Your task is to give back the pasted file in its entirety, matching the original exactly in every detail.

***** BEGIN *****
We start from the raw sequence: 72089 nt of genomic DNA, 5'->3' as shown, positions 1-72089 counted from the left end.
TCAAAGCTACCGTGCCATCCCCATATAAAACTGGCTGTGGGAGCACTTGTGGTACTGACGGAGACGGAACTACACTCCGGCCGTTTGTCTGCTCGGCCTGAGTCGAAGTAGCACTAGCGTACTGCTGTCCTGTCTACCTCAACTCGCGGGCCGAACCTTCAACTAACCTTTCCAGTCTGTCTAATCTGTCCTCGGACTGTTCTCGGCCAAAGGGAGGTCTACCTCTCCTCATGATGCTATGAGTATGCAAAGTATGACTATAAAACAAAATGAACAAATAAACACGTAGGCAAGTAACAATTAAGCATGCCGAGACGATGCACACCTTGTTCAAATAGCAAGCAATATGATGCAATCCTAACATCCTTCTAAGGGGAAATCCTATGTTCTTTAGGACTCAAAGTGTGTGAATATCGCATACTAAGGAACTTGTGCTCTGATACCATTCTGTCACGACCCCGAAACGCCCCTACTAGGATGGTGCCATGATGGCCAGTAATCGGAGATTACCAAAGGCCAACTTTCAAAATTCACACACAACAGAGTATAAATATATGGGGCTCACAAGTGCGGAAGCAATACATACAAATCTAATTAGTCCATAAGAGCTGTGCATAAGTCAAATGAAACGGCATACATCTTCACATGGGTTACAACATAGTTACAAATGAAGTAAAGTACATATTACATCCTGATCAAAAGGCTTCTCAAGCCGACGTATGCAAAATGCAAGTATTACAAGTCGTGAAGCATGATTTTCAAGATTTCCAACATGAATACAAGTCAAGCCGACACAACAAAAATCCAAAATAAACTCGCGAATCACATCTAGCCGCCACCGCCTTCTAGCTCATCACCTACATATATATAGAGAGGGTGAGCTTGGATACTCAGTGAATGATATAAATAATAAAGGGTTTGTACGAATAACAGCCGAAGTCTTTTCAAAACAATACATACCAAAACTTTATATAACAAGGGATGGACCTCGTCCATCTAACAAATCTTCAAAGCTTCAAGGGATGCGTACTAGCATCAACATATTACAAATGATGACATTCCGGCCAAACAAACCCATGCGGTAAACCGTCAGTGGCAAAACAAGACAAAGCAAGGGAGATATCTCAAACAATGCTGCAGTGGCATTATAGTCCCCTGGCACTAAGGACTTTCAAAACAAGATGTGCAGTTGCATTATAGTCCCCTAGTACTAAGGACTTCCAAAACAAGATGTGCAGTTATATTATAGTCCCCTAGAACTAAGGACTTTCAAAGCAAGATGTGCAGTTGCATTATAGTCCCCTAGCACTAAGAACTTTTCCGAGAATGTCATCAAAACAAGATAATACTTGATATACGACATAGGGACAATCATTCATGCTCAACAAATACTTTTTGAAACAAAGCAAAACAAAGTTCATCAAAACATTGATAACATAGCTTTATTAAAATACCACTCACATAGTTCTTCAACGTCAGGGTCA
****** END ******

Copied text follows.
We start from the raw sequence: 72089 nt of genomic DNA, 5'->3' as shown, positions 1-72089 counted from the left end.
TCAAAGCTACCGTGCCATCCCCATATAAAACTGGCTGTGGGAGCACTTGTGGTACTGACGGAGACGGAACTACACTCCGGCCGTTTGTCTGCTCGGCCTGAGTCGAAGTAGCACTAGCGTACTGCTGTCCTGTCTACCTCAACTCGCGGGCCGAACCTTCAACTAACCTTTCCAGTCTGTCTAATCTGTCCTCGGACTGTTCTCGGCCAAAGGGAGGTCTACCTCTCCTCATGATGCTATGAGTATGCAAAGTATGACTATAAAACAAAATGAACAAATAAACACGTAGGCAAGTAACAATTAAGCATGCCGAGACGATGCACACCTTGTTCAAATAGCAAGCAATATGATGCAATCCTAACATCCTTCTAAGGGGAAATCCTATGTTCTTTAGGACTCAAAGTGTGTGAATATCGCATACTAAGGAACTTGTGCTCTGATACCATTCTGTCACGACCCCGAAACGCCCCTACTAGGATGGTGCCATGATGGCCAGTAATCGGAGATTACCAAAGGCCAACTTTCAAAATTCACACACAACAGAGTATAAATATATGGGGCTCACAAGTGCGGAAGCAATACATACAAATCTAATTAGTCCATAAGAGCTGTGCATAAGTCAAATGAAACGGCATACATCTTCACATGGGTTACAACATAGTTACAAATGAAGTAAAGTACATATTACATCCTGATCAAAAGGCTTCTCAAGCCGACGTATGCAAAATGCAAGTATTACAAGTCGTGAAGCATGATTTTCAAGATTTCCAACATGAATACAAGTCAAGCCGACACAACAAAAATCCAAAATAAACTCGCGAATCACATCTAGCCGCCACCGCCTTCTAGCTCATCACCTACATATATATAGAGAGGGTGAGCTTGGATACTCAGTGAATGATATAAATAATAAAGGGTTTGTACGAATAACAGCCGAAGTCTTTTCAAAACAATACATACCAAAACTTTATATAACAAGGGATGGACCTCGTCCATCTAACAAATCTTCAAAGCTTCAAGGGATGCGTACTAGCATCAACATATTACAAATGATGACATTCCGGCCAAACAAACCCATGCGGTAAACCGTCAGTGGCAAAACAAGACAAAGCAAGGGAGATATCTCAAACAATGCTGCAGTGGCATTATAGTCCCCTGGCACTAAGGACTTTCAAAACAAGATGTGCAGTTGCATTATAGTCCCCTAGTACTAAGGACTTCCAAAACAAGATGTGCAGTTATATTATAGTCCCCTAGAACTAAGGACTTTCAAAGCAAGATGTGCAGTTGCATTATAGTCCCCTAGCACTAAGAACTTTTCCGAGAATGTCATCAAAACAAGATAATACTTGATATACGACATAGGGACAATCATTCATGCTCAACAAATACTTTTTGAAACAAAGCAAAACAAAGTTCATCAAAACATTGATAACATAGCTTTATTAAAATACCACTCACATAGTTCTTCAACGTCAGGGTCA